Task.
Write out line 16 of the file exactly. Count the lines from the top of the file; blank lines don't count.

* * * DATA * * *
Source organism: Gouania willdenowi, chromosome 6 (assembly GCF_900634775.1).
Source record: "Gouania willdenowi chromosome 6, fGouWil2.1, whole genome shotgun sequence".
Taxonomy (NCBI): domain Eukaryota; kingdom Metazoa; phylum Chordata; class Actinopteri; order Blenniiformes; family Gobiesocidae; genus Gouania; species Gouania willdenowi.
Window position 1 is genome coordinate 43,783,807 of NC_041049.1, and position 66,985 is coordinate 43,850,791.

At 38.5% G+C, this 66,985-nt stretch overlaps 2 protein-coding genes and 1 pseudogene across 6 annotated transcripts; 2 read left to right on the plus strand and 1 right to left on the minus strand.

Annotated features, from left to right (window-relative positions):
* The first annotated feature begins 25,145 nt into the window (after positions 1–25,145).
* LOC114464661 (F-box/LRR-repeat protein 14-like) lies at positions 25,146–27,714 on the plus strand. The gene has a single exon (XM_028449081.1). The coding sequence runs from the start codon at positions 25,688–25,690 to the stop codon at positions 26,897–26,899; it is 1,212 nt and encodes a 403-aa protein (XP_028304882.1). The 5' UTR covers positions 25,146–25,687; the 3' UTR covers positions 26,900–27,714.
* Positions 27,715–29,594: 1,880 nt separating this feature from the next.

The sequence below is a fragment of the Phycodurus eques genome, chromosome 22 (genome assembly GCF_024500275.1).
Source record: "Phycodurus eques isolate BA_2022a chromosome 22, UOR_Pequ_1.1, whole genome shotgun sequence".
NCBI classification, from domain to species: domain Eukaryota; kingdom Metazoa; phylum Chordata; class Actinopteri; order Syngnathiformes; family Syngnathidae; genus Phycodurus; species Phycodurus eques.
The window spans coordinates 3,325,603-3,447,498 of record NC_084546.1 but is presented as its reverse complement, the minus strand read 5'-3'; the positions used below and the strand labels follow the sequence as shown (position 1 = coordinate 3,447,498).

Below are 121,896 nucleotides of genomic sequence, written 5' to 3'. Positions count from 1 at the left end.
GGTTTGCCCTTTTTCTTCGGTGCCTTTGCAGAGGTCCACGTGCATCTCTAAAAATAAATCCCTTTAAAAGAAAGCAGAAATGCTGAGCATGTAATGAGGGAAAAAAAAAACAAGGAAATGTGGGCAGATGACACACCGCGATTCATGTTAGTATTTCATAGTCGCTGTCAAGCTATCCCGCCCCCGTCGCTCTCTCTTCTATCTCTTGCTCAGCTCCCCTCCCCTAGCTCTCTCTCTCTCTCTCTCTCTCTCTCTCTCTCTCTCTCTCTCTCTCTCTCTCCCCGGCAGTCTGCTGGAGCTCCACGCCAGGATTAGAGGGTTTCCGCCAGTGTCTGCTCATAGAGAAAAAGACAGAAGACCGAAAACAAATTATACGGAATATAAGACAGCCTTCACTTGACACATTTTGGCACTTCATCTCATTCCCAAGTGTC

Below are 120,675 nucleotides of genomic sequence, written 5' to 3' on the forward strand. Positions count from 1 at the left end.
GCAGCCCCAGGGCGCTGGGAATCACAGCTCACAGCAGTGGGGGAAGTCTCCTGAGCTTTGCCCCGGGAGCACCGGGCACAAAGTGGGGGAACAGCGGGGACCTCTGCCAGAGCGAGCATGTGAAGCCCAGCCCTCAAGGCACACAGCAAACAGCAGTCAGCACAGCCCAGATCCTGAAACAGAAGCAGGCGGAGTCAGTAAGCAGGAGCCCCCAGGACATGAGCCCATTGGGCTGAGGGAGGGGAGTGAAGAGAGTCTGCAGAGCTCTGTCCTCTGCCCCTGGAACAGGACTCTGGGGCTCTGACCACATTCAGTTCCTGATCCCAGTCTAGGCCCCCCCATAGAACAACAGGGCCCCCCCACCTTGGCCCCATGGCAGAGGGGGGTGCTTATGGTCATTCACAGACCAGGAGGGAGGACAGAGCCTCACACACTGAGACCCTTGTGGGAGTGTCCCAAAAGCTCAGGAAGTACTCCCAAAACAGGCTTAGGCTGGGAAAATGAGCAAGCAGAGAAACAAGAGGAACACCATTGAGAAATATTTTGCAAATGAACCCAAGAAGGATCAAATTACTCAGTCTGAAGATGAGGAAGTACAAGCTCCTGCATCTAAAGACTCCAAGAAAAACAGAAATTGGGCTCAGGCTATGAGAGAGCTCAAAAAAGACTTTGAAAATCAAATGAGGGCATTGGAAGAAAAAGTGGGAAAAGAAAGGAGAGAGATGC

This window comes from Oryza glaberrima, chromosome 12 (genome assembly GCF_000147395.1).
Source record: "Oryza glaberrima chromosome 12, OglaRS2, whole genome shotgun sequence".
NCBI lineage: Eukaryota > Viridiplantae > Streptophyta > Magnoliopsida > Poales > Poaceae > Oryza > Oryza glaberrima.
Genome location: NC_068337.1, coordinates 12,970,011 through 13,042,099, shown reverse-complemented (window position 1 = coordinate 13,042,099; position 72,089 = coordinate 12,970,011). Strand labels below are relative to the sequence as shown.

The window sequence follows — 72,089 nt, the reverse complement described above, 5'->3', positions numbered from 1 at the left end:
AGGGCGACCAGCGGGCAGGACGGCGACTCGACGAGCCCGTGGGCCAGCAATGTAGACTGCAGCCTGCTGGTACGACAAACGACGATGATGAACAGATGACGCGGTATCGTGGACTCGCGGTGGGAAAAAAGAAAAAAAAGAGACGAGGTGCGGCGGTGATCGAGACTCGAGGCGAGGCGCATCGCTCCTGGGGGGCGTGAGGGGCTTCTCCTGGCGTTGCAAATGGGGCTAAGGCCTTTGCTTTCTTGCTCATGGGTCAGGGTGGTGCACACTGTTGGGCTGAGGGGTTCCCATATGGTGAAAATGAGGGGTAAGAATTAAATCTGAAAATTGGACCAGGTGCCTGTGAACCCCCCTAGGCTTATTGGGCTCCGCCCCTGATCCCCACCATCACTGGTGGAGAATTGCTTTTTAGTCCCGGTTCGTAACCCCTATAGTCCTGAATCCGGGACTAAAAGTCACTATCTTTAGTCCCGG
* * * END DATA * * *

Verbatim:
Below are 120,675 nucleotides of genomic sequence, written 5' to 3' on the forward strand. Positions count from 1 at the left end.